GAINESVILLE, Fla. – The University of Florida shark expert George Burgess is slated to speak at an international conference Monday about research that allowed the largetooth sawfish to be named a U.S. endangered species last week.
Burgess and other UF scientists conducted the documentary research allowing the National Marine Fisheries Service to list the largetooth sawfish as endangered July 12. He is scheduled as a keynote speaker to discuss sawfish populations during the 2011 International Symposium on Sharks in Dakar, Senegal, Monday through Wednesday.
“It’s a fairly desperate situation,” said Burgess, director of the Florida Program for Shark Research at the Florida Museum of Natural History on the UF campus. “Anything that swims is eligible to be eaten – you have poor countries reaping their resources because they have no choice.”
Biologists from countries including France, Portugal and the U.S. have participated in workshops in West Africa since 2004 with the objective of educating African biologists about shark conservation strategies. This year’s meeting will include biodiversity reports from participating West African nations.
Burgess’ seminar will focus on identifying sawfish populations, which have dwindled to near-extinction in the last 100 years due to habitat loss and over-fishing. The smalltooth sawfish was the first marine fish listed under the Endangered Species Act in 2003.
“The sawfishes are the two most endangered of the elasmobranchs – the sharks, skates and rays – and the irony is, they are so large, yet they have disappeared under our noses,” Burgess said. “We hope to bring awareness to our colleagues on the eastern side of the Atlantic, where there is still a remnant population.”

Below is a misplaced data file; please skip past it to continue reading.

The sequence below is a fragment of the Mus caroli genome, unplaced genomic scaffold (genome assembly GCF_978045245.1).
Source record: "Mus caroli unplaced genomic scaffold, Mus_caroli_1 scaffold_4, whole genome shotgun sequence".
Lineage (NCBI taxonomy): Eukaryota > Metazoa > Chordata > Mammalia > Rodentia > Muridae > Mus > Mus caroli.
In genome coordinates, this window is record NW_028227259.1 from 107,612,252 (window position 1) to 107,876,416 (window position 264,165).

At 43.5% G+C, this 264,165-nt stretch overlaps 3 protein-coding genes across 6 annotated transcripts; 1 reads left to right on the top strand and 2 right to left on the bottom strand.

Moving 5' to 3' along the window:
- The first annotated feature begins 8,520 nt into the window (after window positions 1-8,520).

Participants include biologists from Cape Verde, Gambia, Guinea, Guinea Bissau, Mauritania Senegal and Sierra Leone. Burgess said he hopes the conference will help international researchers better understand the resources and deficiencies of their fisheries. Funded mainly by Fondation Internationale pour le Banc d’Arguin, the biologists will also participate in workshops about identifying species in their areas and utilizing current fisheries technologies.
Burgess’ seminar on sawfish conservation, “We Hardly Knew Ye: The Decline of Atlantic Sawfishes,” will include the work of the Sawfish Implementation Team, a collaborative group of federal and other specialists to promote the recovery of the fish. The sawfish can grow to 25 feet, and its saw-like rostrum is easily caught in fishermen’s nets.
“Hopefully this presentation will bring the plight of sawfishes to the forefront of regional biologists and raise some awareness,” Burgess said. “Maybe they can do something to save the few left in their area.”
For many native societies worldwide, sawfish are culturally important and “considered symbols of strength, spirituality, and admiration,” according to the Florida Fish and Wildlife Conservation Commission. In Senegal, the sawfish symbol is printed on paper money.
“There’s more sawfish on monetary bills than there are in the water right now,” Burgess said.
Mika Diop, a West African fisheries biologist who helped initiate the workshops in 2004, said this conference aims to highlight the achievements of the Sub-Regional Plan of Action for the conservation and sustainable management of shark populations in West Africa. “Another goal is to encourage reflection on the next steps emanating from this project,” he said.
Original workshop collaborators also include Burgess, Bernard Séret of the France Muséum National d’Histoire Naturelle and Rui Coelho of Universidade do Algarve in Portugal. While researchers aim to help residents manage fish resources, they also understand fish are a primary food source for West African populations.
“I can’t in good faith tell these folks, ‘Don’t catch any sharks,’ if the sharks are the only thing they can very well eat,” Burgess said. “Unfortunately, the situation there is well beyond what biologists can do.”
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